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Wild at Heart Page 2

Crescent Custom Yachts’ ImpetuousBy Diane M. Byrne
October 2004

Wild at Heart

Part 2: Impetuous banked steadily, even around 20 knots, and not even the dreary January cloud cover could dampen the pleasure evident on his or his wife’s face.

   
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• Part 1: Impetuous
• Part 2: Impetuous
• Impetuous Specs
• Impetuous Deck Plans
• Impetuous Photo Gallery


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Another area where they took both practical and playful needs—specifically their family’s—to heart is in the staterooms. Sure, there’s a beautifully outfitted VIP stateroom with private access from the country kitchen, and the twin-berth stateroom across the foyer from their own full-beam master is ideal for their grandkids. It in turn is conveniently adjacent to a queen-size stateroom, from which the kids’ parents can keep a watchful ear on them. And of course, each stateroom has its own TV and stereo controls. But since there are three grandkids in the family, there’s a Pullman in the twin-berth stateroom—and, even better from the kids’ standpoint (and for the sanity of their parents), Grandma and Grandpa had their favorite video-game systems wired in.

The owners gave themselves something special to grin about as well. While they could have squeezed in an additional stateroom just aft and to starboard of their stateroom, they opted for a gym instead. And what a gym it is—not because of its size, as it’s actually small but serviceable, and not because of the equipment, which is a basic Universal unit. It’s because of the astounding aforementioned mural that graces one full side of the room. It’s so realistic that it looks like a photo; in fact, I actually had to touch the wall to confirm it was painted. The mural was based on a photo taken during one of the husband’s races in the 1960’s and artfully created by the renowned Florida-based trompe l’oeil artist Yves Lanthier.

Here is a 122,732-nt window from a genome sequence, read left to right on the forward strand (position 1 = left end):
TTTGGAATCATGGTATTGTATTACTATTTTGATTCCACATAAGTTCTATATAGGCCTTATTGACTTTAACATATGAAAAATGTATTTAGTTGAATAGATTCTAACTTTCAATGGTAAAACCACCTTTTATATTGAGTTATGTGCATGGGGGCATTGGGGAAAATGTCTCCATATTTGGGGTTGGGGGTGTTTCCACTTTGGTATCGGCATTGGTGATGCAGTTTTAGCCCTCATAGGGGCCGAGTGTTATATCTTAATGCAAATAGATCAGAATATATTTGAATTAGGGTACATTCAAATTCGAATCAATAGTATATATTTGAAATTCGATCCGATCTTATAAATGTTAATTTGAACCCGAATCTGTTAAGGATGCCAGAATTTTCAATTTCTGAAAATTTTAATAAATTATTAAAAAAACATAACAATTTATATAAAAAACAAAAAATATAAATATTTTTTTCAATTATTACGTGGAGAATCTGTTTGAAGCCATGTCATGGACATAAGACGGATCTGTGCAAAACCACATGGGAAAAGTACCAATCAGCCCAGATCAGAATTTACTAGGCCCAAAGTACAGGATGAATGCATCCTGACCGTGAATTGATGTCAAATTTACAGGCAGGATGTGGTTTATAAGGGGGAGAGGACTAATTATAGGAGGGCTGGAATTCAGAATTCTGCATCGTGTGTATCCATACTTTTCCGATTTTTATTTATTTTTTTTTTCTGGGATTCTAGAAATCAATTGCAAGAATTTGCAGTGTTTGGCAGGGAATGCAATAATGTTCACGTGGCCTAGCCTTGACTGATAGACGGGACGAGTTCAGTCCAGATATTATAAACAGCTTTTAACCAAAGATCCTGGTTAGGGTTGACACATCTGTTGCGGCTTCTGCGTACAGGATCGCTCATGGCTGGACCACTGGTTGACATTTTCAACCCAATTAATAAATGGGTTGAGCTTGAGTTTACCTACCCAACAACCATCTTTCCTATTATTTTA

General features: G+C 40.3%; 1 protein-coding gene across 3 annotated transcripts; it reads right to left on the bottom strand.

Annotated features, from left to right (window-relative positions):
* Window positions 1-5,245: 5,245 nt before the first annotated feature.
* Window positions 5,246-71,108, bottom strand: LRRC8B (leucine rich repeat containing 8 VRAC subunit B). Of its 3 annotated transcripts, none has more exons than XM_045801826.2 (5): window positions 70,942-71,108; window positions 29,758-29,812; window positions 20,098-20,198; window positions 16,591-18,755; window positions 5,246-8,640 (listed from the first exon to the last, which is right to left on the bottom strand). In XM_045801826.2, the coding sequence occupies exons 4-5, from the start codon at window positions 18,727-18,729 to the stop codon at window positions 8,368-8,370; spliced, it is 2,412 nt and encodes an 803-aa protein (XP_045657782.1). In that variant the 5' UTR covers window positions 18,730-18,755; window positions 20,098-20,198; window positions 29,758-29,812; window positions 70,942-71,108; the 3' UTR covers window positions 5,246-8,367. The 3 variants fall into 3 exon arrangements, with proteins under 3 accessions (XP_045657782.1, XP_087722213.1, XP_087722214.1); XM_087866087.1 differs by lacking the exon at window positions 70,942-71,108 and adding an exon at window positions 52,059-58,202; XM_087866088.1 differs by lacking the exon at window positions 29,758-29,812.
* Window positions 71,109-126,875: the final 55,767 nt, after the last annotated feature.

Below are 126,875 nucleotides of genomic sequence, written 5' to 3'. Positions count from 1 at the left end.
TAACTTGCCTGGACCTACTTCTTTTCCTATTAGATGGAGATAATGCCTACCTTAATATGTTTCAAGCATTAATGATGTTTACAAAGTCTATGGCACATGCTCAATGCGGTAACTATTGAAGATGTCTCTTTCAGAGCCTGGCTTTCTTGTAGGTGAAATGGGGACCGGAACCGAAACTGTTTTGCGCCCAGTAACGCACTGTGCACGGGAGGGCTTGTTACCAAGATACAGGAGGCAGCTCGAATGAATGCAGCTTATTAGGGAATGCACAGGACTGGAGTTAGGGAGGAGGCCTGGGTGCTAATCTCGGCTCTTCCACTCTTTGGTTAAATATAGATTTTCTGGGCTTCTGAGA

Speaking of those racing days, it was easy to imagine the husband behind the wheel of one of those Porsches later on the same day as the christening, as he took the helm from his captain. As I watched from the raised observation settee in the pilothouse, he familiarized himself with the monitors and controls and then proceeded to put the yacht through a series of starts and stops as well as full-speed turns. Impetuous banked steadily, even around 20 knots, and not even the dreary January cloud cover could dampen the pleasure evident on his or his wife’s face. The hull, designed by Jack Sarin Naval Architects, is the second one Crescent has produced from an expandable mold it created about two years ago when it decided to bring all construction in house. It can accommodate hulls from 107 to 130 feet in length and from 24'6" to 27'6" in beam, with a relatively horizontal sheer aft and the goal of minimizing side-wetting.

By the time Impetuous returned to Crescent’s yard toward nightfall, it was clear to me that, contrary to the fact that the name they chose alludes to the husband’s penchant for life in the fast lane, the owners had put a lot of thought into their yacht. Interesting enough, a few months later while in South Florida for a visit aboard another yacht, I ended up passing port to port with Impetuous. As soon as I recognized the nameboard, I could think of only one thing:

I’ll bet they’re going out to do wheelies …

Crescent Custom Yachts Phone: (604) 301-3900. Also Tiemann Yachts Phone (954) 255-0706. www.crescentcustomyachts.com.

Next page > Impetuous Specs > Page 1, 2, 3, 4, 5

This article originally appeared in the October 2004 issue of Power & Motoryacht magazine.

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